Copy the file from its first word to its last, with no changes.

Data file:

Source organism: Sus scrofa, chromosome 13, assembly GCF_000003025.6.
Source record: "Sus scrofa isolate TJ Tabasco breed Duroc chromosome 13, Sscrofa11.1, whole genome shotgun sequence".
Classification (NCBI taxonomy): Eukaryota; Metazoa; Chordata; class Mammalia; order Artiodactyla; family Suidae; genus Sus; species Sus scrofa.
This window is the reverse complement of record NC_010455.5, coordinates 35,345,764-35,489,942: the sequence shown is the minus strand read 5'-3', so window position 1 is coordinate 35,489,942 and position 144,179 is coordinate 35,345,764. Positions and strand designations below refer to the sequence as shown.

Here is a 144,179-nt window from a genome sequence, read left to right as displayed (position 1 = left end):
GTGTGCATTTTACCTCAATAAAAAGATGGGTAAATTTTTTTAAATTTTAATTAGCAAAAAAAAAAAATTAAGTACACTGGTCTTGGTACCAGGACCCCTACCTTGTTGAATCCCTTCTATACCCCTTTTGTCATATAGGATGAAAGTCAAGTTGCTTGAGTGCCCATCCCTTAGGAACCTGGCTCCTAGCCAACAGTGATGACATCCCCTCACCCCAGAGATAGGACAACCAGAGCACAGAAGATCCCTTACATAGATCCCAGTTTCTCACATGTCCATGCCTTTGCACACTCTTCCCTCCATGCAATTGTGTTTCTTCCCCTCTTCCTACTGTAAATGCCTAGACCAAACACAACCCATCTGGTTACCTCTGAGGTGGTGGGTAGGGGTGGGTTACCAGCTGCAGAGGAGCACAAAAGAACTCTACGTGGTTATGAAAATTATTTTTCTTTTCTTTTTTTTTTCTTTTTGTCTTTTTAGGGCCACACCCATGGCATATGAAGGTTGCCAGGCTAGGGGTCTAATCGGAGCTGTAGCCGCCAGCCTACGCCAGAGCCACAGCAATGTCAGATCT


Source organism: Sus scrofa, chromosome 13, assembly GCF_000003025.6.
Source record: "Sus scrofa isolate TJ Tabasco breed Duroc chromosome 13, Sscrofa11.1, whole genome shotgun sequence".
Classification (NCBI taxonomy): Eukaryota; Metazoa; Chordata; class Mammalia; order Artiodactyla; family Suidae; genus Sus; species Sus scrofa.
This window is the reverse complement of record NC_010455.5, coordinates 35,345,764-35,489,942: the sequence shown is the minus strand read 5'-3', so window position 1 is coordinate 35,489,942 and position 144,179 is coordinate 35,345,764. Positions and strand designations below refer to the sequence as shown.

Here is a 144,179-nt window from a genome sequence, read left to right as displayed (position 1 = left end):
GTGTGCATTTTACCTCAATAAAAAGATGGGTAAATTTTTTTAAATTTTAATTAGCAAAAAAAAAAAATTAAGTACACTGGTCTTGGTACCAGGACCCCTACCTTGTTGAATCCCTTCTATACCCCTTTTGTCATATAGGATGAAAGTCAAGTTGCTTGAGTGCCCATCCCTTAGGAACCTGGCTCCTAGCCAACAGTGATGACATCCCCTCACCCCAGAGATAGGACAACCAGAGCACAGAAGATCCCTTACATAGATCCCAGTTTCTCACATGTCCATGCCTTTGCACACTCTTCCCTCCATGCAATTGTGTTTCTTCCCCTCTTCCTACTGTAAATGCCTAGACCAAACACAACCCATCTGGTTACCTCTGAGGTGGTGGGTAGGGGTGGGTTACCAGCTGCAGAGGAGCACAAAAGAACTCTACGTGGTTATGAAAATTATTTTTCTTTTCTTTTTTTTTTCTTTTTGTCTTTTTAGGGCCACACCCATGGCATATGAAGGTTGCCAGGCTAGGGGTCTAATCGGAGCTGTAGCCGCCAGCCTACGCCAGAGCCACAGCAATGTCAGATCT